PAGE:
One of the greatest enigmas in biology today is the function of the pervasively transcribed noncoding genome. Of the numerous long noncoding RNAs (lncRNAs) found in eukaryotic cells, only a small percentage have been functionally investigated. Of those that have, many have been shown to mediate key biological processes during cellular reprograming, cell cycle progression and mammalian development, in addition to causing human cancers and neurological diseases, underscoring the need for further study of this class of molecule. Interestingly, the majority of lncRNAs are found to exist in pairs with mRNAs or other lncRNAs in both yeast and mammals, an organizational pattern that has proven functional in some cases. We are interested in further elucidating the functional relevance of lncRNAs by focusing on their gene regulatory roles and mechanisms of action within pairs and larger networks. In the first project, we propose to investigate the regulatory function and control mechanisms of convergently and divergently transcribed lncRNA-mRNA pairs in yeast. In the second project, we will apply the insights developed in yeast to the study o how mammalian lncRNAs and mRNAs functionally interact with each other to form a gene regulatory network that controls the basic biological process of X chromosome inactivation. Based on our previous observation of mutually exclusive expression of lncRNA-mRNA pair members in single cells, we hypothesize that the physical orientation of each member of the pair in relation to its partner underlies a binary switch that is 'flipped'by environmental inputs. Specifically, these inputs may induce the expression of one member of the pair, leading to the repression of the other member, and vice-versa. To address this hypothesis, we propose to use a single-cell/single-molecule approach combined with predictive modeling and genetic gain- and loss-of-function methods to investigate the spatial-temporal dynamics of convergent and divergent lncRNA-mRNA pairs and networks. Understanding the pattern of lncRNA-mRNA expression in single cells in response to various environmental inputs is of fundamental importance in identifying lncRNA function and control mechanisms. Our single-cell/single- molecule approach is well-suited to this task because of its ability to spatially and temporally resolve individual molecules of multiple lncRNA/mRNA species at high resolution within the same cell and correlate them to each other and to the observed phenotype. The expected outcome of our studies is an improved understanding of lncRNA function and lncRNA-mediated mechanisms of gene regulation that could not otherwise be achieved using more conventional cell population or in vitro studies. The positive impact of this research is the development of a novel, robust and highly informative methodology to interrogate lncRNA function and differentiate between different transcriptional models, independent of the species or specific cellular pathway, which is expected to open new avenues of research in the field.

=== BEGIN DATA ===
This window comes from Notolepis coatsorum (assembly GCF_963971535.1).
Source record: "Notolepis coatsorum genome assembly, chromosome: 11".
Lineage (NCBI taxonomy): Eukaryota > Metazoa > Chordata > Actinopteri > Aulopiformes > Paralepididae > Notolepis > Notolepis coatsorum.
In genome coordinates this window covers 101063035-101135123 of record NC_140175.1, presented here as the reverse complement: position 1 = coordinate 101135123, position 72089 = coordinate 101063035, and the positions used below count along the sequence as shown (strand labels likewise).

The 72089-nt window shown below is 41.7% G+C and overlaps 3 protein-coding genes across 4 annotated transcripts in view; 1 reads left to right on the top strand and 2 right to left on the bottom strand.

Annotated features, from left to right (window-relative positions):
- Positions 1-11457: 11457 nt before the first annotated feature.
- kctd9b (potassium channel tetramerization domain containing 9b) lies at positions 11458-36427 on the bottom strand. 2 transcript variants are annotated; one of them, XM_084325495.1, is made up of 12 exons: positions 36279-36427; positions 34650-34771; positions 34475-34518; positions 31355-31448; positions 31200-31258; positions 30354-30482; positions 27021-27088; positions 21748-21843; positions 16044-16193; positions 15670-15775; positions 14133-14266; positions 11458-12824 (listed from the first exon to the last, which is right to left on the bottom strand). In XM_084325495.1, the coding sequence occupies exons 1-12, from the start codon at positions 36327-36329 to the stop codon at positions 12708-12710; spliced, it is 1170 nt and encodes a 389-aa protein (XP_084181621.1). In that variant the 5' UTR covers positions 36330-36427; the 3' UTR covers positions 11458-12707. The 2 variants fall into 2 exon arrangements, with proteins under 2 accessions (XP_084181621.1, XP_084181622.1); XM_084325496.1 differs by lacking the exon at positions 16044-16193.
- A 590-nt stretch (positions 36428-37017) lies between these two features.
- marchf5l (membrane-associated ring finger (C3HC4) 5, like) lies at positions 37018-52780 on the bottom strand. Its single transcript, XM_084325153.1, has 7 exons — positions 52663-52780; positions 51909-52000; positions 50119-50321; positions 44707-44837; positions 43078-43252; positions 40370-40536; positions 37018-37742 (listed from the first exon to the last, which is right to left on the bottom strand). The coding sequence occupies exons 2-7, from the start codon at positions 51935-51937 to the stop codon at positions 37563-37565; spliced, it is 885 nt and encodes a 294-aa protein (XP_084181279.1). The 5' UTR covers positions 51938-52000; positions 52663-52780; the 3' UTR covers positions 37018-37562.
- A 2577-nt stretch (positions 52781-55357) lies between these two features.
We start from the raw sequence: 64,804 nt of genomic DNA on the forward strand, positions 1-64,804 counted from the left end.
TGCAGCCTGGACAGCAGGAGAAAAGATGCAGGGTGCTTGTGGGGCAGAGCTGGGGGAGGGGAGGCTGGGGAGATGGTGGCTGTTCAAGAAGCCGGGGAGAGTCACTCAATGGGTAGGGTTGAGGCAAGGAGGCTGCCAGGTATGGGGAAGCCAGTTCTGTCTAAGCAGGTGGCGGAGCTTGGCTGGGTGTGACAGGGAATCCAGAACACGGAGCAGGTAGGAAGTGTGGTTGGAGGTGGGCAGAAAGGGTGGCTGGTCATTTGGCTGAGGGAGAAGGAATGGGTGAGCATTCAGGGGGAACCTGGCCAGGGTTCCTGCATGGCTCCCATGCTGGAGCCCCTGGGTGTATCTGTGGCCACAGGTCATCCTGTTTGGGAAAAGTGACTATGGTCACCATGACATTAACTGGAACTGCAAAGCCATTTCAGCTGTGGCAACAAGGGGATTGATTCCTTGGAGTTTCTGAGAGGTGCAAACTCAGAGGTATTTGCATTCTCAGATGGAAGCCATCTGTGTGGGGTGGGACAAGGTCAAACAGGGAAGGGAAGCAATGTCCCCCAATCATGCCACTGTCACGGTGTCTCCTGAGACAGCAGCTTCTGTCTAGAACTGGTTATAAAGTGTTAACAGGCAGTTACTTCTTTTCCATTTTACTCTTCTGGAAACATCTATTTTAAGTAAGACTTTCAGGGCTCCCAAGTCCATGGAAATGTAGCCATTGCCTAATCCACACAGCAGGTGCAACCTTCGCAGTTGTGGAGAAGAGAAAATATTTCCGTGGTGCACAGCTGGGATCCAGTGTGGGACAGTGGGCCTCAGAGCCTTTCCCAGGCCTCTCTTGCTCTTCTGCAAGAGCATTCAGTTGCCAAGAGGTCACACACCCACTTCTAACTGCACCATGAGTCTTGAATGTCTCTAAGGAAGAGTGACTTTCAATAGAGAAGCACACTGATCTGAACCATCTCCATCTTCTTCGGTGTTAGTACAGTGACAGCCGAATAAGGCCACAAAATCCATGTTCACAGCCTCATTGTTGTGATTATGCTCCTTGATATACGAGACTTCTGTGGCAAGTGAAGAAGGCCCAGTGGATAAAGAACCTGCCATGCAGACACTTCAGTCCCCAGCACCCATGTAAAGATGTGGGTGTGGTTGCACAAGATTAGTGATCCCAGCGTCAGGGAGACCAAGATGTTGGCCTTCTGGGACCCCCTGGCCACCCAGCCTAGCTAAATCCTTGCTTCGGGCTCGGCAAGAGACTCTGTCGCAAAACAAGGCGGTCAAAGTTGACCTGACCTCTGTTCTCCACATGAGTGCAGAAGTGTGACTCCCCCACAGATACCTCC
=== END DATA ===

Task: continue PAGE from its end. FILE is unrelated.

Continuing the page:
The proposed research is relevant to public health because many human diseases are caused by changes in the noncoding genome. This research will characterize lncRNA function and expression dynamics in healthy cells, laying the foundation for further study of the misregulation of these processes in diseased cells as well as the development of new therapeutic approaches to treat lncRNA-mediated human diseases.